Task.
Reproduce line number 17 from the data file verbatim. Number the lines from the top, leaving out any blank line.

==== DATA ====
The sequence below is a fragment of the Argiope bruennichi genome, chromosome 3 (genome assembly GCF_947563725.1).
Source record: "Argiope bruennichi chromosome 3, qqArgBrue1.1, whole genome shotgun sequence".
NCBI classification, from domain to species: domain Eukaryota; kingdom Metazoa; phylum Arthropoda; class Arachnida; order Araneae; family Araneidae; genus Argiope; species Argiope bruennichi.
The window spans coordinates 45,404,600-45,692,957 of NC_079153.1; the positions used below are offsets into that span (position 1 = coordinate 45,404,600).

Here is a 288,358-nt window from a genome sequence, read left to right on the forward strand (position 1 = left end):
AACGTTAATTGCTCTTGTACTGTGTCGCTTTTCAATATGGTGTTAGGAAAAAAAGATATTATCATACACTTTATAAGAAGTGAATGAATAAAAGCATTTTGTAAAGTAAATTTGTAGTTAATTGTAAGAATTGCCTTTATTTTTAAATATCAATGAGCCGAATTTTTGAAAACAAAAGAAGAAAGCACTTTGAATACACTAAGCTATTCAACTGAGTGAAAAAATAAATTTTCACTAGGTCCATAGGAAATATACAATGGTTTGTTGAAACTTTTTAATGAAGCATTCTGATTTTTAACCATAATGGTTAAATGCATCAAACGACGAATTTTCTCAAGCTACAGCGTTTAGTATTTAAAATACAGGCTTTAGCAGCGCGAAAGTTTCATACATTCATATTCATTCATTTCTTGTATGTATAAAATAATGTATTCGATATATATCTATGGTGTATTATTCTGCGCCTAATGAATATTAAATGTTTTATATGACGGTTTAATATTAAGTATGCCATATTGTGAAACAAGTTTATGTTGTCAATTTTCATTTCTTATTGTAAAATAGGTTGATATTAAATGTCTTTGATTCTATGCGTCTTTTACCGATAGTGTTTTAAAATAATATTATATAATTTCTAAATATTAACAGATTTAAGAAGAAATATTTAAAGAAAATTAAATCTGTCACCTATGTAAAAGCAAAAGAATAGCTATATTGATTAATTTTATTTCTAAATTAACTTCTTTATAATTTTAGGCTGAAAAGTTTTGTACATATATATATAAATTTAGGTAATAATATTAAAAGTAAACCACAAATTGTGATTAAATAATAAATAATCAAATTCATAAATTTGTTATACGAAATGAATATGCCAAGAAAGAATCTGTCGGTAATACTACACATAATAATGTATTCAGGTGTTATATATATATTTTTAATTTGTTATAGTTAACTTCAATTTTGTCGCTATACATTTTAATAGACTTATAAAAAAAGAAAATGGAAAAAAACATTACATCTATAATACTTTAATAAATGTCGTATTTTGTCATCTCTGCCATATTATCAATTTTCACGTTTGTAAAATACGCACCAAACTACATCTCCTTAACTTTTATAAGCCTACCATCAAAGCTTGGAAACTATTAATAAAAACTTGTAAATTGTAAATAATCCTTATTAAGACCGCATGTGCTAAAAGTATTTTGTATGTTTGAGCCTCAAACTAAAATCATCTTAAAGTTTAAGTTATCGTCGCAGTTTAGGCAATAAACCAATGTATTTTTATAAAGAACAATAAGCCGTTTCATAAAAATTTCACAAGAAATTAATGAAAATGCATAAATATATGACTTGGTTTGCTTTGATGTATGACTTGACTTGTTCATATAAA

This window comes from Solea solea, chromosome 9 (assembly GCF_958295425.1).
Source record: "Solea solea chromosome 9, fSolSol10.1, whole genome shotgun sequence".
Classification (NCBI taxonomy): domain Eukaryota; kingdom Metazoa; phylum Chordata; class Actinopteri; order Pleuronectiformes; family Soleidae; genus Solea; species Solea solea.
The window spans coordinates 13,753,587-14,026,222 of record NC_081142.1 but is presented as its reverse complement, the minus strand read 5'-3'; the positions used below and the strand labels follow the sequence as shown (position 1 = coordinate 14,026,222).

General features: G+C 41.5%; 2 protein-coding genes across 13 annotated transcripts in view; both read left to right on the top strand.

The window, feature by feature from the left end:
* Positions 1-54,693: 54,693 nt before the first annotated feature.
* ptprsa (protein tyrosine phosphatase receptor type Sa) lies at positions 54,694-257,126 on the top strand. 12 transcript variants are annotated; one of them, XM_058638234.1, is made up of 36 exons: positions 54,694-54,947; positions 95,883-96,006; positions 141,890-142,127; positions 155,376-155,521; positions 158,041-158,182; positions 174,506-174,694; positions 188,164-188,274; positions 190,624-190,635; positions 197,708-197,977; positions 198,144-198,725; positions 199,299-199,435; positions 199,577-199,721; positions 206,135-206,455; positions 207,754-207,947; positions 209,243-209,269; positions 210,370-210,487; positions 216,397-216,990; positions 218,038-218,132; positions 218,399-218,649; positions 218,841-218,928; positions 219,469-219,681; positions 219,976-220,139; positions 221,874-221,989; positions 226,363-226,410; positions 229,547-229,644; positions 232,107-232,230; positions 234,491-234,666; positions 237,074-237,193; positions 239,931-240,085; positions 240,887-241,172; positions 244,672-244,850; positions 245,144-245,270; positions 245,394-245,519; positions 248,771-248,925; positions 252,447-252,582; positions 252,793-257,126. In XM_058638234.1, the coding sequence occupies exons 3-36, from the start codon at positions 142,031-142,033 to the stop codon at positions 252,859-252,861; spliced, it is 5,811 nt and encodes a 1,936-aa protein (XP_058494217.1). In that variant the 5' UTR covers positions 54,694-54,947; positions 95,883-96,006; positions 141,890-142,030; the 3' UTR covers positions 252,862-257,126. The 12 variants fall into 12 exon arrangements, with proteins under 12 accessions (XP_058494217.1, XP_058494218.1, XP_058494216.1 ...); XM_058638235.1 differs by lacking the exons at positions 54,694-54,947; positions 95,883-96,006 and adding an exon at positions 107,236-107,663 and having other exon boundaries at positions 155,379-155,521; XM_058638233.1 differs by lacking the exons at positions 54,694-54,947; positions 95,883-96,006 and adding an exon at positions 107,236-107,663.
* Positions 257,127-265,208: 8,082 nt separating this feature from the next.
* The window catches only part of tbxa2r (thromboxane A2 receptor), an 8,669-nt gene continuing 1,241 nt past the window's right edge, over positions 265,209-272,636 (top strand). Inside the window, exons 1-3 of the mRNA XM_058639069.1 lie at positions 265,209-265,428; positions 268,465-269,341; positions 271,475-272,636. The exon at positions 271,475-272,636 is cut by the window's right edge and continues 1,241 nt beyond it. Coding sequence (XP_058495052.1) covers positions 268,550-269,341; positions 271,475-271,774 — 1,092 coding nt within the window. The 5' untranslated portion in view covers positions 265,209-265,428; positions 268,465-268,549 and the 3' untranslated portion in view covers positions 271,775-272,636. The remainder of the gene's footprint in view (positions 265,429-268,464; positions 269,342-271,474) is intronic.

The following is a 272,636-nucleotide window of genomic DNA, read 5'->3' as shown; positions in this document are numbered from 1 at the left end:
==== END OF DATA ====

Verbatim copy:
The following is a 272,636-nucleotide window of genomic DNA, read 5'->3' as shown; positions in this document are numbered from 1 at the left end: